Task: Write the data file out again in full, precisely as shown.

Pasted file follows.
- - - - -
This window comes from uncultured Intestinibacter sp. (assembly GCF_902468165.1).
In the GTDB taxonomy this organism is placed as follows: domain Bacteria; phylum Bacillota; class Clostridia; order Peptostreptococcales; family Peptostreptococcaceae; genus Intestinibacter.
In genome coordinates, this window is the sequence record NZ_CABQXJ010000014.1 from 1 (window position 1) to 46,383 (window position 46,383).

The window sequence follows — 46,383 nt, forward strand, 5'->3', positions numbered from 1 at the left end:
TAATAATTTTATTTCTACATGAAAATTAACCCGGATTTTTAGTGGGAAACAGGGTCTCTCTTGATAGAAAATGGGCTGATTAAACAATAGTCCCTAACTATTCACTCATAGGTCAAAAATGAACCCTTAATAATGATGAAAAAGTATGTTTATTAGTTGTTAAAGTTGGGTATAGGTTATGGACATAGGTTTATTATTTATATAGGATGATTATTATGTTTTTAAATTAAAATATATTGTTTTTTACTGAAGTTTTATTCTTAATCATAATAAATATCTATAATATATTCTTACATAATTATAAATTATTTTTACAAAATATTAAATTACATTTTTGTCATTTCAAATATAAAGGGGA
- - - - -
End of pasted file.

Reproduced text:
This window comes from uncultured Intestinibacter sp. (assembly GCF_902468165.1).
In the GTDB taxonomy this organism is placed as follows: domain Bacteria; phylum Bacillota; class Clostridia; order Peptostreptococcales; family Peptostreptococcaceae; genus Intestinibacter.
In genome coordinates, this window is the sequence record NZ_CABQXJ010000014.1 from 1 (window position 1) to 46,383 (window position 46,383).

The window sequence follows — 46,383 nt, forward strand, 5'->3', positions numbered from 1 at the left end:
TAATAATTTTATTTCTACATGAAAATTAACCCGGATTTTTAGTGGGAAACAGGGTCTCTCTTGATAGAAAATGGGCTGATTAAACAATAGTCCCTAACTATTCACTCATAGGTCAAAAATGAACCCTTAATAATGATGAAAAAGTATGTTTATTAGTTGTTAAAGTTGGGTATAGGTTATGGACATAGGTTTATTATTTATATAGGATGATTATTATGTTTTTAAATTAAAATATATTGTTTTTTACTGAAGTTTTATTCTTAATCATAATAAATATCTATAATATATTCTTACATAATTATAAATTATTTTTACAAAATATTAAATTACATTTTTGTCATTTCAAATATAAAGGGGA